Harajuku, Aoki’s fashion center in Tokyo, has witnessed a changing spectrum of styles. In the early 1980s retro – rock ” roll prevailed and designers and fashion labels such as Yohji Yamamoto and Comme des Garcon were preppy, while Shibuya was more casual for example. In the 1990s, Harajuku County was the epicenter of a new style that symbolized the essence of Japan’s fashionable youth. This new style, which symbolized the essence of Japan’s fashion-conscious youth, began to represent Japanese fashion for much of the rest of the world. Street fashion in Japan is nothing new; some say it has been around since the end of World War II, while others claim it began during the Vietnam War in the 1960 “s. Read on to see how Japanese street fashion has evolved over time and why it is still relevant today.
Japan is known for its quirky trends, and its fashion sense is no different. Harajuku style stands for many different things, and although many trends have come and gone, Harajuku fashion has always remained. It is a departure from strict social rules and the pressure to conform to the norm. Harajuku is independent retail, fashion, and restaurant destination that has earned much of its broad reputation as a meeting place for fans and lovers of Japanese street fashion and its associated subcultures. The Harajuku style is a mixture of well-known Japanese substyles, such as sweet Lolita, Gothic Lolita (Visual Kei), cosplay decora Gyaru, cute fairy Kei, and punk rock clothing. If you are a conservative dresser with a classic design, you will not like the Harajuku look.
Designed by designer Sebastian Masuda, the Kawaii Monster Cafe presents a variety of unique menus. Tokyo is known for its flamboyant and expressive style, and the Harajuku district has long been the epicenter of eclectic and flamboyant youth groups. Jingu Bashi, the pedestrian bridge between Harajuku Station and the entrance to Meiji Shrine served as a meeting place to showcase theatrical styles on Sundays. Harajuku County was soaring in the 1990s and became immortalized in Fruit, the bible of outrageous and innovative personal style created by the infamous Aoki. For 20 years, Aoki’s magazine Fruit was famous for street-style photographs documenting the creation of fashionable Harajuku children. During this time, Fruit, known for his street-style photographs, documented the wild creativity of the fashionable children of Harajuku, Tokyo’s Square Mile neighborhood, and exerted an outsized influence on fashion in Japan.
Since the 1990s, Harajuku, a one-square-mile Tokyo neighborhood that has had an outsized impact on fashion in Japan and beyond, has been the epicenter of new looks that symbolize the uninhibited nature of Japanese fashion and youth culture. Before the Olympic Games, the young people living in the area were referred to as “Harajuku Zoku”  or “Harajuku tribe” and developed their own culture and style which was unique to different groups within the region. From this, the culture of the area developed as a meeting place for the youth and as a fashion mecca.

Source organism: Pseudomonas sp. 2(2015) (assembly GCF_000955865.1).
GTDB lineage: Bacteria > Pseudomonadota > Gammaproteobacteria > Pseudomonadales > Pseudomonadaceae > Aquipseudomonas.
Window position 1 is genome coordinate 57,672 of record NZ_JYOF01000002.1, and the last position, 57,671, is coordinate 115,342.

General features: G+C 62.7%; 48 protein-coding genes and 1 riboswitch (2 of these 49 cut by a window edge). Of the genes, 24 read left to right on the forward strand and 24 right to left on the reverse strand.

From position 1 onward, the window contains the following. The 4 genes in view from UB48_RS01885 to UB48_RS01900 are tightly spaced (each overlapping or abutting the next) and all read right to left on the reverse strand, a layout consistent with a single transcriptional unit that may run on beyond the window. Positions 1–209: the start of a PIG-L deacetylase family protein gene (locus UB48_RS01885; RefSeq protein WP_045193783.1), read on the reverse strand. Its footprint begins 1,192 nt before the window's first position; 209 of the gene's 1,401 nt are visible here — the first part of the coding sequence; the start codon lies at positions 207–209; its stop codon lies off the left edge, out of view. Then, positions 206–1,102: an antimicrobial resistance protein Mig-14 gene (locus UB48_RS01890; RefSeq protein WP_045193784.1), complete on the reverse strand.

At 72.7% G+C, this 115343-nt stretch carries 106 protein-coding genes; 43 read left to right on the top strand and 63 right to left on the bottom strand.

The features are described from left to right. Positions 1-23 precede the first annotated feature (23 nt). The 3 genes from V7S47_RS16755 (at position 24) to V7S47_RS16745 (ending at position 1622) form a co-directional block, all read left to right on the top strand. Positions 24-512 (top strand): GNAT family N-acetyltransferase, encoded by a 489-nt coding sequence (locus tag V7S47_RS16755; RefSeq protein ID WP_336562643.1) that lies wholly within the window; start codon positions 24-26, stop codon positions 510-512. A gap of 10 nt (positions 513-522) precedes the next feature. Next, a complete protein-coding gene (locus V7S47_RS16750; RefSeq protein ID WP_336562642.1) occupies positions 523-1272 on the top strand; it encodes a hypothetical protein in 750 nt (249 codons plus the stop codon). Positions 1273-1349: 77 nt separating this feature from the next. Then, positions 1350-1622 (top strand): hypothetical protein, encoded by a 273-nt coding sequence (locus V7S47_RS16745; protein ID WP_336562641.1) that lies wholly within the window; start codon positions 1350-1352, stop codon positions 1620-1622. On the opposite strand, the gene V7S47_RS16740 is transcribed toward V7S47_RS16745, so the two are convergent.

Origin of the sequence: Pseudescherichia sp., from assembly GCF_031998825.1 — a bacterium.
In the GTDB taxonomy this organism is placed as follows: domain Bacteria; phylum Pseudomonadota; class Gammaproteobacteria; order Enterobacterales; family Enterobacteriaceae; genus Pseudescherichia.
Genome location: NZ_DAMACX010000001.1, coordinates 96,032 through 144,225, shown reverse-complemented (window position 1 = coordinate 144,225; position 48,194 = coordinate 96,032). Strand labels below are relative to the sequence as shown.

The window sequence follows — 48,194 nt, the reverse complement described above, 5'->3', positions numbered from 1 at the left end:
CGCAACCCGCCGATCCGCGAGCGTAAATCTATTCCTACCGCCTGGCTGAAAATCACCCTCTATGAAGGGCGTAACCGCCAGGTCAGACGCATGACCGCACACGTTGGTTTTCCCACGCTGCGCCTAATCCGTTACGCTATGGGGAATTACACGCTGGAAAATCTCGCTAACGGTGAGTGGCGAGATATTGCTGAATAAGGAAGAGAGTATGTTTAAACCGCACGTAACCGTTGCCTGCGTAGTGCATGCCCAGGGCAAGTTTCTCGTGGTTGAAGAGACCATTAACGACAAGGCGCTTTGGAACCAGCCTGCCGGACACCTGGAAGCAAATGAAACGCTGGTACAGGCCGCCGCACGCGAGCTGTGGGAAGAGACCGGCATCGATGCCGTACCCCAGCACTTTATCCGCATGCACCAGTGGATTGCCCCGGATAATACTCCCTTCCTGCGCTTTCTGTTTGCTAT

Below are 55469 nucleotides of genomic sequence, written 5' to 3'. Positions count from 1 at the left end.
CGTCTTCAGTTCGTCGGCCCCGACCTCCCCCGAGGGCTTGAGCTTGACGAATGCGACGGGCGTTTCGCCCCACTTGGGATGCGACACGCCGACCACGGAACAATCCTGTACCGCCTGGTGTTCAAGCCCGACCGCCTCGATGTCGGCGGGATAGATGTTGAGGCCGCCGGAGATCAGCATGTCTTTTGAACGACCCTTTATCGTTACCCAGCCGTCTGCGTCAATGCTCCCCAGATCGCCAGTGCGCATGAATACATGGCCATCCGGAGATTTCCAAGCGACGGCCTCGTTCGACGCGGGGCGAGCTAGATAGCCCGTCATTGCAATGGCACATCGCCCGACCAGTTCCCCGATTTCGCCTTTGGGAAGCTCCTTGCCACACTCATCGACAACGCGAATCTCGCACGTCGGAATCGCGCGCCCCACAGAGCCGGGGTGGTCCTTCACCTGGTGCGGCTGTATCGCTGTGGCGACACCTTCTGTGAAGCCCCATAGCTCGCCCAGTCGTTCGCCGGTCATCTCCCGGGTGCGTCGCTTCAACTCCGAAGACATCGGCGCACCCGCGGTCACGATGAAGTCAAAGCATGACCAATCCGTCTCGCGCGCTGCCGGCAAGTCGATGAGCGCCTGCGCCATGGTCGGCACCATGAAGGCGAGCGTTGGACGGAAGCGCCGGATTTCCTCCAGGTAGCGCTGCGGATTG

Influences from East and West became clear in the style. The cyberpunk look took its influence from gothic fashion and incorporated neon and metallic colors. A small subculture with painted white skin and clothing shared aspects of the Lolita cosplay subculture. This style consists of bright rainbow-colored dresses and hair, most of which have tons of hair clips, decorations, and ornaments. One of the most famous examples of a person dressed in this style is wearing surgical make-up, which means white face. Unlike the popular make-up style of the 1990s, called Ganguro, these girls tan their skin, bleach their hair and wear lots of make-up.
Japanese fashion does not shy away from going one step further by regarding fancy dress and costumes as an important element of fashion, and no one raises an eyelid on a girl who wears a plastic fried egg around her neck as a fashion statement. There are many styles that can be seen in the Harajuku area and they are constantly evolving. Kyary Pamyu Pamyus is a Japanese singer who specializes in bizarre Harajuku styles, and this is where fashion really started. The beauty of Japanese Harajuku fashion is that it is not about shops and brands, there is a gap between what people wear and what teenagers dictate and what shops start to sell. Lolita The fashion subculture is a phenomenon that has been ignored for twenty years by the establishment of style because it did not exist but has since spread from Japan to the Western world, not least because of the power of the Internet. It is best known for carrying Harajuku-style photographs, like the London punks who roamed in tartan trousers and mohawks in Trafalgar Square in hopes for tourists to pay for their photos.
We’ve all heard Gwen Stefani talk lyrically about Harajuku girls and Japanese street style, and we’ve seen live dolls channeling their comic book heroes. The trend began in Tokyo’s “Harajuku” district, in a district called Shibuya, and spread from Harajuku Station to Omotesando. The epicenter was a side street called Takeshita Dori, lined with chic shops, fashion boutiques, second-hand clothing stores, and teenagers who flocked there on Sundays to pick up the latest eccentric garment. Harajuku (Yuan Su) refers to the area around Tokyo’s Harajoku, Shinjuku, ShibuYA and Yamanote railway stations. The area around Tokyo Harajuku Station, between Shinjuku and Shibuya on the Yamanote Line, is the center of extreme teenage culture and fashion in Japan, presenting both adult shopping and historical attractions. The area focuses on teen culture, and Takeshita Dori (Takeshita Street) and its streets are lined with many trendy shops, fashion boutiques, second-hand clothing stores, crepe stalls, and fast-food outlets for fashion-conscious teenagers. Along with its length stretches Omotesando, a wide tree-lined avenue known as Tokyo Champs Elysees.